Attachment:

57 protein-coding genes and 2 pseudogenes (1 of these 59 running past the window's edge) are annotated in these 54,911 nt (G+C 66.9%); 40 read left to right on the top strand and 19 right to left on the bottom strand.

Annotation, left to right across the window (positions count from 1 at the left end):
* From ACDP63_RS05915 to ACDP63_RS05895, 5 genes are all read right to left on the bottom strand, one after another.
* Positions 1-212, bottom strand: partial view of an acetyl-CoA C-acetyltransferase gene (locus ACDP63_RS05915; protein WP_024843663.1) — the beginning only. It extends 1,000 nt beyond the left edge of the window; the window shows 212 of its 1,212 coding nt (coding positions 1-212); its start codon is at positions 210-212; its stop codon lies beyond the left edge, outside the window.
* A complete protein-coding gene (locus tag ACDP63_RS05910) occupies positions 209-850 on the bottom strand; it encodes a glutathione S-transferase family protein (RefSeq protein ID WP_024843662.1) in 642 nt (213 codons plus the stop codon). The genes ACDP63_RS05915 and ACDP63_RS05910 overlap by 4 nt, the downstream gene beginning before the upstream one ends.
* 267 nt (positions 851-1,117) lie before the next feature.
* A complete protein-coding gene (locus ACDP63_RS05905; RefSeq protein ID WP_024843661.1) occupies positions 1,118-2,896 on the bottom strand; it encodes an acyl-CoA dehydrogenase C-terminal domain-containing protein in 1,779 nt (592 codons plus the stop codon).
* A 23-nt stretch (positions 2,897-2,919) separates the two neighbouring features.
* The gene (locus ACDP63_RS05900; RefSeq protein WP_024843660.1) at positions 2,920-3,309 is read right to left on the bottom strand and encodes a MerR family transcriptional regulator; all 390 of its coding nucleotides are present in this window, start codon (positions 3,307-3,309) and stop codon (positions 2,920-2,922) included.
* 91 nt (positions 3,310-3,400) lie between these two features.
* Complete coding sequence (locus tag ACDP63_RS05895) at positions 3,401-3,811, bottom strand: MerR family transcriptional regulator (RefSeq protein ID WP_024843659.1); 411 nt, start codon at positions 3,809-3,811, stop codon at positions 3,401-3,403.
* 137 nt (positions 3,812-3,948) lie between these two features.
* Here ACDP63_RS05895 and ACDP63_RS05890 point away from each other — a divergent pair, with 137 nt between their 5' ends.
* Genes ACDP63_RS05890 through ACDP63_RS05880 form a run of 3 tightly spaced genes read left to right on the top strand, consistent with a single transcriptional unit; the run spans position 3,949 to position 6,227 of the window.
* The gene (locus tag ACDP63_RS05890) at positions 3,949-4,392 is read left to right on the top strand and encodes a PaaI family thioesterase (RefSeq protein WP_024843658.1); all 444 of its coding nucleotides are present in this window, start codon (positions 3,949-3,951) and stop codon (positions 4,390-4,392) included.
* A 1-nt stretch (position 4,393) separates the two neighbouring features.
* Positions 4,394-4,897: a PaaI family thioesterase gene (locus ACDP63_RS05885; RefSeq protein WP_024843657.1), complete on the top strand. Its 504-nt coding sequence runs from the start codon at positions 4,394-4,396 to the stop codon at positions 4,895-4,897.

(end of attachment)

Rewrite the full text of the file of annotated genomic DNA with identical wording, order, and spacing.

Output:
57 protein-coding genes and 2 pseudogenes (1 of these 59 running past the window's edge) are annotated in these 54,911 nt (G+C 66.9%); 40 read left to right on the top strand and 19 right to left on the bottom strand.

Annotation, left to right across the window (positions count from 1 at the left end):
* From ACDP63_RS05915 to ACDP63_RS05895, 5 genes are all read right to left on the bottom strand, one after another.
* Positions 1-212, bottom strand: partial view of an acetyl-CoA C-acetyltransferase gene (locus ACDP63_RS05915; protein WP_024843663.1) — the beginning only. It extends 1,000 nt beyond the left edge of the window; the window shows 212 of its 1,212 coding nt (coding positions 1-212); its start codon is at positions 210-212; its stop codon lies beyond the left edge, outside the window.
* A complete protein-coding gene (locus tag ACDP63_RS05910) occupies positions 209-850 on the bottom strand; it encodes a glutathione S-transferase family protein (RefSeq protein ID WP_024843662.1) in 642 nt (213 codons plus the stop codon). The genes ACDP63_RS05915 and ACDP63_RS05910 overlap by 4 nt, the downstream gene beginning before the upstream one ends.
* 267 nt (positions 851-1,117) lie before the next feature.
* A complete protein-coding gene (locus ACDP63_RS05905; RefSeq protein ID WP_024843661.1) occupies positions 1,118-2,896 on the bottom strand; it encodes an acyl-CoA dehydrogenase C-terminal domain-containing protein in 1,779 nt (592 codons plus the stop codon).
* A 23-nt stretch (positions 2,897-2,919) separates the two neighbouring features.
* The gene (locus ACDP63_RS05900; RefSeq protein WP_024843660.1) at positions 2,920-3,309 is read right to left on the bottom strand and encodes a MerR family transcriptional regulator; all 390 of its coding nucleotides are present in this window, start codon (positions 3,307-3,309) and stop codon (positions 2,920-2,922) included.
* 91 nt (positions 3,310-3,400) lie between these two features.
* Complete coding sequence (locus tag ACDP63_RS05895) at positions 3,401-3,811, bottom strand: MerR family transcriptional regulator (RefSeq protein ID WP_024843659.1); 411 nt, start codon at positions 3,809-3,811, stop codon at positions 3,401-3,403.
* 137 nt (positions 3,812-3,948) lie between these two features.
* Here ACDP63_RS05895 and ACDP63_RS05890 point away from each other — a divergent pair, with 137 nt between their 5' ends.
* Genes ACDP63_RS05890 through ACDP63_RS05880 form a run of 3 tightly spaced genes read left to right on the top strand, consistent with a single transcriptional unit; the run spans position 3,949 to position 6,227 of the window.
* The gene (locus tag ACDP63_RS05890) at positions 3,949-4,392 is read left to right on the top strand and encodes a PaaI family thioesterase (RefSeq protein WP_024843658.1); all 444 of its coding nucleotides are present in this window, start codon (positions 3,949-3,951) and stop codon (positions 4,390-4,392) included.
* A 1-nt stretch (position 4,393) separates the two neighbouring features.
* Positions 4,394-4,897: a PaaI family thioesterase gene (locus ACDP63_RS05885; RefSeq protein WP_024843657.1), complete on the top strand. Its 504-nt coding sequence runs from the start codon at positions 4,394-4,396 to the stop codon at positions 4,895-4,897.